Our collection of picture books featuring Black and Indigenous people and People of Color (BIPOC) is available to the public. *Inclusion of a title in the collection DOES NOT EQUAL a recommendation.* Click here for more on book evaluation.
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"Two little girls come to North America as refugees, a generation apart, and both are welcomed with the gift of a doll. A young girl and her family arrive in an airport in a new country. They are refugees, migrants who have travelled across the world to find safety. Strangers greet them, and one of them gives the little girl a doll. Decades later, that little girl is grown up and she has the chance to welcome a group of refugees who are newly arrived in her adopted country. To the youngest of them, a little girl, she gives a doll, knowing it will help make her feel welcome. Inspired by real events." -- publisher
"When a young girl visits the site of Africville, in Halifax, Nova Scotia, the stories she's heard from her family come to mind. She imagines what the community was once like--the brightly painted houses nestled into the hillside, the field where boys played football, the pond where all the kids went rafting, the bountiful fishing, the huge bonfires"--|cProvided by publisher
Describes the gifts given to a newborn baby by all the animals of the Arctic. Lyrically and tenderly told by a mother speaking to her own little "Kulu," an Inuktitut term of endearment often bestowed upon babies and young children, this visually stunning book is infused with the traditional Inuit values of love and respect for the land and its animal inhabitants."--publisher
When Talittuq starts his first day of grade two, he notices that a lot of his friends' families are very different from his own. Some have one mom and one dad, and some have only a mom. Some kids live with their grandparents. Some live with two dads or two moms. Some are adopted. As Talittuq hears about all the fun his friends have had with their families, he learns that families come in many different shapes and sizes, and what holds them all together is love.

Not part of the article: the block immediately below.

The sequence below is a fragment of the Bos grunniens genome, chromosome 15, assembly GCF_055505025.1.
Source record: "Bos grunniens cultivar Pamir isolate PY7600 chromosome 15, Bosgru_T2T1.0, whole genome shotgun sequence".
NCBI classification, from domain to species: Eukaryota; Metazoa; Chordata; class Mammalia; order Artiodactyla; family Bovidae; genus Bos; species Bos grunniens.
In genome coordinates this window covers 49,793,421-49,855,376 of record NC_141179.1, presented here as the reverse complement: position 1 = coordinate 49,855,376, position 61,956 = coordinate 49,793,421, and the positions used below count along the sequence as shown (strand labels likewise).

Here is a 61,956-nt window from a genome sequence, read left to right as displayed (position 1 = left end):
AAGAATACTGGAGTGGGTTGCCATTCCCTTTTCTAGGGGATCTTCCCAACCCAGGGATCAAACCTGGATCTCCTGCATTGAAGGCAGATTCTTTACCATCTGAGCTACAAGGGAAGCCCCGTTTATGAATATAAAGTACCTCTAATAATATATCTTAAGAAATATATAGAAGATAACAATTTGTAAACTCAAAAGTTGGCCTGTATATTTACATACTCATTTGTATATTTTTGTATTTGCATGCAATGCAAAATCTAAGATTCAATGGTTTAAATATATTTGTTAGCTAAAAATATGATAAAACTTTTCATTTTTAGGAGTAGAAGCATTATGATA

"A biography of Sacagawea, the Shoshone woman who served as a translator for the Lewis and Clark Expedition"-- Provided by publisher
Nadia L. Hohn's prose, written in a blend of standard English and Caribbean patois, tells a warm story about the importance of family, especially when adjusting to a new home. Readers of the first Malaika book will want to find out what happens when she moves to Canada, and will enjoy seeing Malaika and her family once again depicted through Irene Luxbacher's colorful collage illustrations.-- Provided by Publisher
A young African American and the son of sharecroppers, Lanier Phillips escapes the violence, racism and segregation of his Georgia home by joining the navy during the Second World War. But tragedy strikes the USS Truxtun one February night off the southeastern coast of Newfoundland, and Lanier is the lone black survivor of the terrible shipwreck. When he arrives onshore, the community's kindness and humanity bring him back to health and change his outlook on life. He went on to march for black rights with Martin Luther King and remained forever grateful to the small town of St. Lawrence, Newfoundland
While out on a walk with her blind grandmother, Phoebe tries to describe the skin color of members of her family by comparing them to various foods
"Nine-year-old Mayann Francis and her family are travelling from their home in Cape Breton to New York City by train. Everything is exciting to young Mayann, from the beds that fold down to the stop in Montreal to visit friends. Most exciting of all is the chance to show off her brand new purse. When the Francis family arrives in big, bustling New York City, Mayann visits with relatives, goes to the zoo, and rides the subway. She even receives a beautiful black doll, something she has never seen before. But one subway ride, she loses her beautiful purse. At first she's heartbroken, but she just might learn a lesson that makes the whole trip worthwhile"--Back cover
"Long before Oscar became a virtuoso jazz pianist, he was a boy who loved to play the trumpet. When a bout of childhood tuberculosis weakened his lungs, Oscar could no longer play his beloved instrument. He took up piano and the rest is history: Oscar went on to become an international jazz piano sensation"--Publisher